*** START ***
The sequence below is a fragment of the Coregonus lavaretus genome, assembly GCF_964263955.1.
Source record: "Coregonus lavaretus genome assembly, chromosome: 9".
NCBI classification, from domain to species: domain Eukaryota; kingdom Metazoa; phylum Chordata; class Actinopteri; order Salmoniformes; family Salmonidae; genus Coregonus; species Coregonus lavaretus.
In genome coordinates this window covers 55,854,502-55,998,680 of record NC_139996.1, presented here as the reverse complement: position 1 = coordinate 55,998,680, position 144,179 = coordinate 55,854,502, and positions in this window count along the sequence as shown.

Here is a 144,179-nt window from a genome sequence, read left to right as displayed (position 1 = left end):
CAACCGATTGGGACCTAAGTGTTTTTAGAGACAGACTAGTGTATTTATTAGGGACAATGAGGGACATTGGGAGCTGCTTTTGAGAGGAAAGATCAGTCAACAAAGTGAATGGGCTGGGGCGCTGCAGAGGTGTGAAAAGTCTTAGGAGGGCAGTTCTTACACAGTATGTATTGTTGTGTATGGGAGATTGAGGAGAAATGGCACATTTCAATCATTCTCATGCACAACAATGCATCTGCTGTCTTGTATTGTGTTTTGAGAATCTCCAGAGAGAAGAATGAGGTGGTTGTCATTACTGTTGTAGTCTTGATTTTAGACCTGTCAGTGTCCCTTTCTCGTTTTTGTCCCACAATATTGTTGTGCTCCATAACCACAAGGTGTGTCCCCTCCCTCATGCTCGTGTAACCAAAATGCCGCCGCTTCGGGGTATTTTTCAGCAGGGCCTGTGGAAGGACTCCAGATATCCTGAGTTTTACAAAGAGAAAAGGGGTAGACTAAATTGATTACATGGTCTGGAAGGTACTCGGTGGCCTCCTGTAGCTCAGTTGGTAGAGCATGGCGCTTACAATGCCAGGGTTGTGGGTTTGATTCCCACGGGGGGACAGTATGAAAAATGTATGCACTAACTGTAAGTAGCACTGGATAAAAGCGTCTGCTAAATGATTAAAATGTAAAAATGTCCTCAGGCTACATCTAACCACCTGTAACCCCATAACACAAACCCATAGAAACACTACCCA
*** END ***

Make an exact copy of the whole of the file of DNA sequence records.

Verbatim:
The sequence below is a fragment of the Coregonus lavaretus genome, assembly GCF_964263955.1.
Source record: "Coregonus lavaretus genome assembly, chromosome: 9".
NCBI classification, from domain to species: domain Eukaryota; kingdom Metazoa; phylum Chordata; class Actinopteri; order Salmoniformes; family Salmonidae; genus Coregonus; species Coregonus lavaretus.
In genome coordinates this window covers 55,854,502-55,998,680 of record NC_139996.1, presented here as the reverse complement: position 1 = coordinate 55,998,680, position 144,179 = coordinate 55,854,502, and positions in this window count along the sequence as shown.

Here is a 144,179-nt window from a genome sequence, read left to right as displayed (position 1 = left end):
CAACCGATTGGGACCTAAGTGTTTTTAGAGACAGACTAGTGTATTTATTAGGGACAATGAGGGACATTGGGAGCTGCTTTTGAGAGGAAAGATCAGTCAACAAAGTGAATGGGCTGGGGCGCTGCAGAGGTGTGAAAAGTCTTAGGAGGGCAGTTCTTACACAGTATGTATTGTTGTGTATGGGAGATTGAGGAGAAATGGCACATTTCAATCATTCTCATGCACAACAATGCATCTGCTGTCTTGTATTGTGTTTTGAGAATCTCCAGAGAGAAGAATGAGGTGGTTGTCATTACTGTTGTAGTCTTGATTTTAGACCTGTCAGTGTCCCTTTCTCGTTTTTGTCCCACAATATTGTTGTGCTCCATAACCACAAGGTGTGTCCCCTCCCTCATGCTCGTGTAACCAAAATGCCGCCGCTTCGGGGTATTTTTCAGCAGGGCCTGTGGAAGGACTCCAGATATCCTGAGTTTTACAAAGAGAAAAGGGGTAGACTAAATTGATTACATGGTCTGGAAGGTACTCGGTGGCCTCCTGTAGCTCAGTTGGTAGAGCATGGCGCTTACAATGCCAGGGTTGTGGGTTTGATTCCCACGGGGGGACAGTATGAAAAATGTATGCACTAACTGTAAGTAGCACTGGATAAAAGCGTCTGCTAAATGATTAAAATGTAAAAATGTCCTCAGGCTACATCTAACCACCTGTAACCCCATAACACAAACCCATAGAAACACTACCCA